The Fight For Sound Transit Tax Relief

The Fight For Sound Transit Tax Relief
HB 2148 would allow Sound Transit to create a tax rebate program for residents who make less than 80 percent of their county's median income. However, Senate Republicans are insisting on the provisions found in SB 5893 impacting the transit agency's vehicle depreciation schedule. Photo: Wiki Commons.

House Democrats have introduced new legislation attempting to address the growing public outcry over new Sound Transit 3 taxes. HB 2148 would allow the regional transit agency to create a tax rebate program for certain households in King County. Supporters at a Tuesday, April 18 public hearing of the House Transportation Committee argued it would alleviate the tax burden on less wealthy individuals. The bill complements separate legislation passed by the House last week that alters the way in which Sound Transit calculates a vehicle’s value as part of the motor vehicle excise tax (MVET). However, Senate Republicans say the only viable solution is via SB 5893, which was approved by the Senate on April 6.

Sound Transit Tax Rebate

HB 2148 would allow Sound Transit to create a 40 percent MVET and property tax rebate for households that make less than 80 percent of their county’s median income. However, the bill’s restrictions on county populations size would currently limit the rebate to individuals in King County, which has a current median income of $68,065. The bill is sponsored by State Rep. Kristine Reeves (D-30). Cosponsors include House Transportation Chair Judy Clibborn (D-41), Majority Floor Leader Rep. Gael Tarleton (D-36), and Deputy Majority Whip Rep. Jessyn Farrell (D-46). The companion bill is SB 5906, introduced by Democratic Whip Sen. Rebecca Saldaña (D-37). It passed out of the Senate Transportation Committee on March 29 and referred to Rules Committee for a second hearing.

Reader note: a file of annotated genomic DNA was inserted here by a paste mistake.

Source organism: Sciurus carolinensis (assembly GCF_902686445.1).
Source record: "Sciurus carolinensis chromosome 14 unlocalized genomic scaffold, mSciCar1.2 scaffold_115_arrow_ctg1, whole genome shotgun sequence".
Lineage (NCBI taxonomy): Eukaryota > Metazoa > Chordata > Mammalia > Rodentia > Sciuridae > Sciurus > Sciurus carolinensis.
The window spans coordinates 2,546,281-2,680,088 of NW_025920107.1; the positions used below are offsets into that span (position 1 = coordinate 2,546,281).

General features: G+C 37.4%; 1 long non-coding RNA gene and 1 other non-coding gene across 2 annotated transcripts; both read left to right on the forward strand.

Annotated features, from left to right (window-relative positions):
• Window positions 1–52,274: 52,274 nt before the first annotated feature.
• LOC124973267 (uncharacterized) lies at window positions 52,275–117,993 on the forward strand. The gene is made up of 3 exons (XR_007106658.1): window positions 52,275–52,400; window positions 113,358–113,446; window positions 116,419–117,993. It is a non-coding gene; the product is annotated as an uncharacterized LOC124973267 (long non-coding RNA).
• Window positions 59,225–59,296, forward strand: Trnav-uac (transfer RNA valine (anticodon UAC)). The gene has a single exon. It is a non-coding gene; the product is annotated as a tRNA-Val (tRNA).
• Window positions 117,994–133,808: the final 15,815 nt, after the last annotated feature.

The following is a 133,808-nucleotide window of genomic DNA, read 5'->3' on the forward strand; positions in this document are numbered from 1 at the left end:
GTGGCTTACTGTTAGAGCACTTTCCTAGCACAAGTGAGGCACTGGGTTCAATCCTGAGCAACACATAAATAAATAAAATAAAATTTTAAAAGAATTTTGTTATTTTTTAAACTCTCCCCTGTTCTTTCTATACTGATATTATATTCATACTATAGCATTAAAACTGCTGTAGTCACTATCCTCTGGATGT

Reeves told the committee that she introduced HB 2148 despite voting for ST3 to address concerns raised by constituents “who didn’t vote for this measure because they knew they couldn’t afford it.” She also represents parts of Pierce County, which voted against ST3.

Unlike similar legislation, Sound Transit has chosen to remain neutral on the bill. However, Chief Finance Officer Brian McCartan told the committee that if everyone who qualified for the program participated, it would have a fiscal impact on ST3 of $900 million between now and 2041. According to committee staff, the bill’s initial fiscal impact through 2028 would be $60 million, with a $180 million total fiscal impact due to bond financing.

Same Problem, Differing Solutions

Despite agreement on the need to lower the ST3 tax burden, Republican and Democrat lawmakers have struggled to see eye to eye on the best approach. HB 2201 passed by the House would have the agency use a vehicle depreciation schedule created by the legislature in 2006.  However, Republicans in both chambers have argued the bill is too limited in scope. This sentiment was reflected in several amendments proposed for the 2017-19 House Transportation Budget that would have reduced the MVET and allowed cities and counties to nullify ST3 taxes, an idea also proposed by Senate Republicans. None of the amendments were adopted.

In a statement, Transportation Committee member State Rep. Ed Orcutt (R-20) called the outcome “disappointing.”

“The majority party believes they offered a solution,” he added, “but by their inaction on key components of ST3 they failed to solve a problem that is impacting over one million families in the Puget Sound area.”

Senate Republicans have rallied behind SB 5893, which would have Sound Transit rely on Kelly Blue Book or the National Automobile Dealers Association to determine a vehicle’s worth. The bill has been referred to the House Transportation Committee but no public hearing is scheduled.

Placating Taxpayer Revolt

Prime sponsor of the bill is State Sen. Steve O’Ban (R-28). He told Lens prior to the Tuesday public hearing that his bill is the only one that sufficiently addresses public outrage over ST3 taxes. Other proposals such as HB 2201 may offer some help, but it will still lead to greater public anger by next session, he added.

“I’m more interested in comprehensive tax relief,” he said.

Lawmakers considering HB 2148 might also be wary due to the financial loss incurred by the city of Seattle through its $20 rebate program for their $80 car tab fee. According to committee staff, the city’s program has a low participation rate, and the administrative costs are many times higher than the actual rebate provided, with $100-120 spent per rebate provided.

Sound Transit officials have warned that changing the vehicle valuation as proposed by SB 5893 could have a total impact of $12 billion through 2041. ST3’s total budget is estimated at $54 billion.

However, O’Ban said it shouldn’t be too hard for the agency to handle if it can afford to add $225 million in costs to the East Link’s I-90 segment.

The agency might also dip into their projects’ contingency funds to make up the loss. Those funds often make up 30 percent of the total project budget.

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